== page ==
McCord v. Stephens

Annotate this Case

325 So. 2d 155 (1975)

Jessie Louise McCORD v. Dennis E. STEPHENS, as Administrator, etc., et al.

SC 1213.

Supreme Court of Alabama.

December 18, 1975.

Jesse W. Shotts, Birmingham, for appellant.

*156 Rogers, Howard, Redden & Mills, Birmingham, for appellees.

FAULKNER, Justice.

This is an appeal from an order of the Circuit Court of Jefferson County, denying Jessie Louise McCord's petition for removing Dennis E. Stephens as administrator of the estate of Walter Woodrow McCord. We affirm.

No transcript of the evidence having been filed, we consider only the transcript of the record proper, showing the petition, its amendment, and the court's order.

Walter Woodrow McCord died on October 14, 1973, and Dennis Stephens was appointed administrator of the estate on October 29.

The thrust of the petition is that, when letters of administration were issued to Stephens, appointing him administrator, Jessie McCord, the widow, with first priority, was under an incapacity to serve because she faced criminal charges. She was acquitted on December 19, 1974, and now she says she is competent to assume her priority. She prays for the removal of Stephens, and her appointment.

Section 81, Title 61 Code of Alabama, gives the husband or widow first priority to serve as administrator of an intestate estate. But, under § 83, Title 61, this priority must be claimed by applying for letters of administration within 40 days after the death of the intestate. By her failure to apply within the 40-day period after the death of the intestate, Ms. McCord waived her preferential right to be issued letters of administration. Stanley v. Stanley, 202 Ala. 661, 81 So. 617 (1919); Gilmore v. Roberson, 273 Ala. 230, 139 So. 2d 604 (1962).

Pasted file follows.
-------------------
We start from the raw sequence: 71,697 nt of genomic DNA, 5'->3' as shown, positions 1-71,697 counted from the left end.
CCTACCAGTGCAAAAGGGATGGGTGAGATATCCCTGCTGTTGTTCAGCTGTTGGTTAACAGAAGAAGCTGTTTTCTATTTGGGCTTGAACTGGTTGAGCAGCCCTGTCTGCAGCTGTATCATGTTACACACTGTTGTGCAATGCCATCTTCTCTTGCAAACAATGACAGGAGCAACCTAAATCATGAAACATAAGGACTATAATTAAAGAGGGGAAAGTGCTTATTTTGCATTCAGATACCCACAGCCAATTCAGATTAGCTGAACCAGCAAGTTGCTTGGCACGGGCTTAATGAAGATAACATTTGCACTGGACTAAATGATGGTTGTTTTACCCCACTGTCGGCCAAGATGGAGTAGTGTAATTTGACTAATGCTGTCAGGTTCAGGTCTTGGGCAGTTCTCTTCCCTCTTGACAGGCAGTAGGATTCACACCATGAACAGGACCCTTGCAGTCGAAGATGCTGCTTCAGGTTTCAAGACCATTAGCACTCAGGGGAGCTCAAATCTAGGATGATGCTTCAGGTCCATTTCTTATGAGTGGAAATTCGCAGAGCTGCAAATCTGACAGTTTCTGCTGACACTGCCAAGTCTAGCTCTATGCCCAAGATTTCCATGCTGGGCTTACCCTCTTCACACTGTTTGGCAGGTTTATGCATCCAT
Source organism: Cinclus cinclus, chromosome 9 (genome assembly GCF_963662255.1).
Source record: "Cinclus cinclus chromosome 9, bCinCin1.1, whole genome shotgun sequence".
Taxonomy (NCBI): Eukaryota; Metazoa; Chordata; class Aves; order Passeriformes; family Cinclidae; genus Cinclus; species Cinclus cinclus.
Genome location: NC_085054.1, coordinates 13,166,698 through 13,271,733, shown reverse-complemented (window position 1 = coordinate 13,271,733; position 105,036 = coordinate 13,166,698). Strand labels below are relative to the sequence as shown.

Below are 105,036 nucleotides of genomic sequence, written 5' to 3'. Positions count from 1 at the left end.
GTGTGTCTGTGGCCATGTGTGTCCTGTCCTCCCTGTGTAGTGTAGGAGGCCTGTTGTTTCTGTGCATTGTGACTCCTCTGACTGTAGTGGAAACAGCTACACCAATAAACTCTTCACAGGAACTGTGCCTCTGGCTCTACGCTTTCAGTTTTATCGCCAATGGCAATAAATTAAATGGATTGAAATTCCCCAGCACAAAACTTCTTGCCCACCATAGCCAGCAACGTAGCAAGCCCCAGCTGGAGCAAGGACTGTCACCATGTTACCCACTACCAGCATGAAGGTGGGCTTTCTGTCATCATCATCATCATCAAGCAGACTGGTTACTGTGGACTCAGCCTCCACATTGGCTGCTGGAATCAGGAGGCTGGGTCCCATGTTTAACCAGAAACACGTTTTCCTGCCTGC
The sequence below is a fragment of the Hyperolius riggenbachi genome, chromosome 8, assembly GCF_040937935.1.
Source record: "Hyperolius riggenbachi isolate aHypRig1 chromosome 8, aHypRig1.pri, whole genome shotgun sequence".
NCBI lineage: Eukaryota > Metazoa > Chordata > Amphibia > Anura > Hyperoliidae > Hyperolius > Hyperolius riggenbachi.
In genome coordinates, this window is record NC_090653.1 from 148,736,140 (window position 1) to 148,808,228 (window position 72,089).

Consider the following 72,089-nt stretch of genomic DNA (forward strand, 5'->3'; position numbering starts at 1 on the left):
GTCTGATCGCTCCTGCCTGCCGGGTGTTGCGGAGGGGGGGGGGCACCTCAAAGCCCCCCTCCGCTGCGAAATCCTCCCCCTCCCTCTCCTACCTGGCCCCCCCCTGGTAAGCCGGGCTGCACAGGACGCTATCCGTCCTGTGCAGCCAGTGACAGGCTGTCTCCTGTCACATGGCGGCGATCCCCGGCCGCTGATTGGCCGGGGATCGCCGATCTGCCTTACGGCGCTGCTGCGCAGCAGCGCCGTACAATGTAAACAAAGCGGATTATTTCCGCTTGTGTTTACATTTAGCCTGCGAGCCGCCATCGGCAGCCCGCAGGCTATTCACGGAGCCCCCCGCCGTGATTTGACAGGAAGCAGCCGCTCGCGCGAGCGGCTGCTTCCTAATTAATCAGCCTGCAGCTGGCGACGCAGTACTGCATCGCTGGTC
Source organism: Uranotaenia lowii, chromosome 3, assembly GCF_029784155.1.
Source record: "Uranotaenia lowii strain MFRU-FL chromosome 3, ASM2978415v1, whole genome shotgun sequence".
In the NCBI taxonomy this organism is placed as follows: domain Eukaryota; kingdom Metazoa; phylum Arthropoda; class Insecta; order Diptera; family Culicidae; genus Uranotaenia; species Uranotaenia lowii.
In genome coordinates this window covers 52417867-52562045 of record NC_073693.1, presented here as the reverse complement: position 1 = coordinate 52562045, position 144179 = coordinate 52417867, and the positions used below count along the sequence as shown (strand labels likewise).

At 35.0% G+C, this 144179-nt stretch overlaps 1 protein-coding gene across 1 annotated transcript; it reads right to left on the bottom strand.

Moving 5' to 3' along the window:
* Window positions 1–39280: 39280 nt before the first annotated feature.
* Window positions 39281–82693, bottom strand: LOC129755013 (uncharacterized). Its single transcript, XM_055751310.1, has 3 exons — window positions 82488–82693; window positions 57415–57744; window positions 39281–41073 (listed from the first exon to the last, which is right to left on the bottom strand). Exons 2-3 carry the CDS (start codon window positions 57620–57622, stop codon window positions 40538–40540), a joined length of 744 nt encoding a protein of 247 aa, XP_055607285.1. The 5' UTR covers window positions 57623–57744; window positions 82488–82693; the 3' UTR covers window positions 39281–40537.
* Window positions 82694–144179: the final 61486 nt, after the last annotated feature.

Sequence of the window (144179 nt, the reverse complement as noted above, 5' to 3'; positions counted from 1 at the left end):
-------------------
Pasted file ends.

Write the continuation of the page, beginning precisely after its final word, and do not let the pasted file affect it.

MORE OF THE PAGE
The petition for removal does not allege Stephens is unfit or disqualified. This court said in Starlin v. Love, 237 Ala. 38, 185 So. 380 (1938):

"While the court has an inherent right to revoke letters, that right is within the limit of certain bounds, and must be for cause. . . . It can only be done when some other person has a prior right either under a will or the law, and has not waived that right and is seeking to enforce it, or when the person appointed is unfit or disqualified." II

Ms. McCord challenges the constitutionality of § 84, Title 61, Code of Alabama, by her amended petition on the ground "men are to be preferred to women." Section § 84 provides:

"If several persons of the same degree of kindred to the intestate, computed by the rules of the civil law, are entitled to the administration, men are to be preferred to women, and the whole blood to the half blood; and when several persons are equally entitled thereto, the court may, in its discretion, grant letters to one or more of them; and when a married woman is entitled thereto, it may be granted to her husband in her right."

To question the constitutionality of a statute, a person must have some right specifically affected by it. Smith v. Potts, 293 Ala. 419, 304 So. 2d 578 (1974).

There is no contest here between two persons as to who is the more suitable to be appointed administrator. Ms. Mc-Cord, by having waived her preferential right to be appointed, has no standing to raise the constitutionality of the statute.